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OFC Beginners Guide: Introduction

I’m starting a new series which will cover all things Open Face Chinese Poker and be aimed at new players. It will be aptly named OFC Beginners Guide. If you’re hoping to learn how to play this crazy new game, then this guide should teach just that.

Read the Full Series

Part 1: Introduction
Part 2: It Starts with the Set
Discuss in our Forum

More parts coming soon.

Chinese Poker?

This guide is going to assume you know what Open Face Chinese Poker is and are looking to improve. If you’ve never played a hand of Chinese Poker and have no idea how it works, I recommend reading Open Face Chinese Poker: The Ultimate Guide first. This is a guide I wrote which explains the rules, dealing, scoring, points, etc. It gives a basic summary on how the game is structured and how to play. No reason to write the same thing twice.

Good vs Great OFC Players

Unlike forms of poker such as Texas Hold’em, there is no bluffing in OFC. There is also no betting. This greatly simplifies decision making. All in all, compared to a game like Omaha or Hold’em, OFC is pretty simple. People who are already good at other forms of poker should catch on quickly.

However, the difference between a good and great OFC player is pretty massive. A great player is someone who knows how to set up their hands, when to gamble, the EV of their moves, and is always aware of their outs. A great player thinks 5 moves ahead. This comes with learning and experience.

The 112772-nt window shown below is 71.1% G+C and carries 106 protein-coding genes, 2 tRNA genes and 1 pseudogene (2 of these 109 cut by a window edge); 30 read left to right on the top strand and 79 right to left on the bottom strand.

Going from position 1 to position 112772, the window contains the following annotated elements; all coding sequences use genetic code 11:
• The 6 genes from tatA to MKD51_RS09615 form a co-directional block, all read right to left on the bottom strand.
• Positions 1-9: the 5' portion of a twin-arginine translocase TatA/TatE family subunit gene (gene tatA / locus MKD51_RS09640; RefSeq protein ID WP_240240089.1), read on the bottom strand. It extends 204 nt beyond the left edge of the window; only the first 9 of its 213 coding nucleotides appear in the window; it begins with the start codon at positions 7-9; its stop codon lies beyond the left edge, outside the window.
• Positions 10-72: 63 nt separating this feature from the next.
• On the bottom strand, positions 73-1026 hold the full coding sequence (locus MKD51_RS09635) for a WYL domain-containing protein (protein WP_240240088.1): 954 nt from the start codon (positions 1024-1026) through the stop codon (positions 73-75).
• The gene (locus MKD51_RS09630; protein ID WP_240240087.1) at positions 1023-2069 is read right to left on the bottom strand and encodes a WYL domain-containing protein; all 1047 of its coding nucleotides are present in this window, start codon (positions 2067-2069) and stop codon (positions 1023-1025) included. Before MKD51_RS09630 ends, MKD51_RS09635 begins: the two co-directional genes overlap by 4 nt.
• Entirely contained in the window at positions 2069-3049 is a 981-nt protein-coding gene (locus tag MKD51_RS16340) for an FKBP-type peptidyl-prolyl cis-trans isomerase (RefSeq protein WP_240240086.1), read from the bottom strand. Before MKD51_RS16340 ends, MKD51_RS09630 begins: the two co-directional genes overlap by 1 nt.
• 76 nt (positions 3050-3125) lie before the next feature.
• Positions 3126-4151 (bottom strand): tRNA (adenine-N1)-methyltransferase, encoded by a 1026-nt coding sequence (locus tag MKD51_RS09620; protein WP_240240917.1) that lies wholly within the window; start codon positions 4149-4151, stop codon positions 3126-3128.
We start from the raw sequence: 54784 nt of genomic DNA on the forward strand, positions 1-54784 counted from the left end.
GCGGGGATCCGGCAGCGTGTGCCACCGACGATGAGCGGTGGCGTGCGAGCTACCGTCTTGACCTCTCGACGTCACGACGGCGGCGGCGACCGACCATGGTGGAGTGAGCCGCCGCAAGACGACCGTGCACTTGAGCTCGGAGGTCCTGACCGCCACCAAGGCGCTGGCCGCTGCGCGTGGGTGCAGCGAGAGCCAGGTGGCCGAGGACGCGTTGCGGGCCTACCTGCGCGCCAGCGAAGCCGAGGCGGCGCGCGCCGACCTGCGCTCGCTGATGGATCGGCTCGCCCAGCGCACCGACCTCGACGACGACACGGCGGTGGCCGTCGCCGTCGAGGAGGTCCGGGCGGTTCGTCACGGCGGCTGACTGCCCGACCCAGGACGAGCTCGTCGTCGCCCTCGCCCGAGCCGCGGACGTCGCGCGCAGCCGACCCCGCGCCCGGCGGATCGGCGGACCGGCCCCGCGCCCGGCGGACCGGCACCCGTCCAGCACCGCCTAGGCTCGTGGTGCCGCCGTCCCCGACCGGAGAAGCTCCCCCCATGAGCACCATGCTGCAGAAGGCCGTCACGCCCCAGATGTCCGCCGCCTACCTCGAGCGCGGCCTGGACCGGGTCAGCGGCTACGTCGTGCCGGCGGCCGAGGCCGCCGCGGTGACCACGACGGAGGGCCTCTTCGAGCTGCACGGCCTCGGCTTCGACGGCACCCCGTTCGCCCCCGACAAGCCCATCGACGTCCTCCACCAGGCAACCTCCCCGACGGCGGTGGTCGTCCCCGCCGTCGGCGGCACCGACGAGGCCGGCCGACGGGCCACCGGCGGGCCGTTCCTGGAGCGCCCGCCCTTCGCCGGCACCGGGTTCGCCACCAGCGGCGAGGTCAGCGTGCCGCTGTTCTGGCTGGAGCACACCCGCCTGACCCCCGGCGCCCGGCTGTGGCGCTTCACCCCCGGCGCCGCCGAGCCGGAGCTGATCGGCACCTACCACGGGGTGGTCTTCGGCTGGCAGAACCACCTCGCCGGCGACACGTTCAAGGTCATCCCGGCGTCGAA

When you listen to great chess players talk their way through a match, they attempt to calculate not only the best move at any given moment, but the best move now and 5+ turns from now. Chess is a turn based game that requires you to out think your opponents. You both have the same pieces, with the same rules, and can make the same moves. It comes down to who makes the better moves. OFC isn’t as complex as chess, but there are similarities. When you set your hand, you’re thinking about how it will work with the 6th and 7th card you draw. When you place your 6th card, you’re building the foundation for your 7th-10th card. It’s not until the last couple of cards that it becomes a trivial decision, or at least easier to solve by math alone.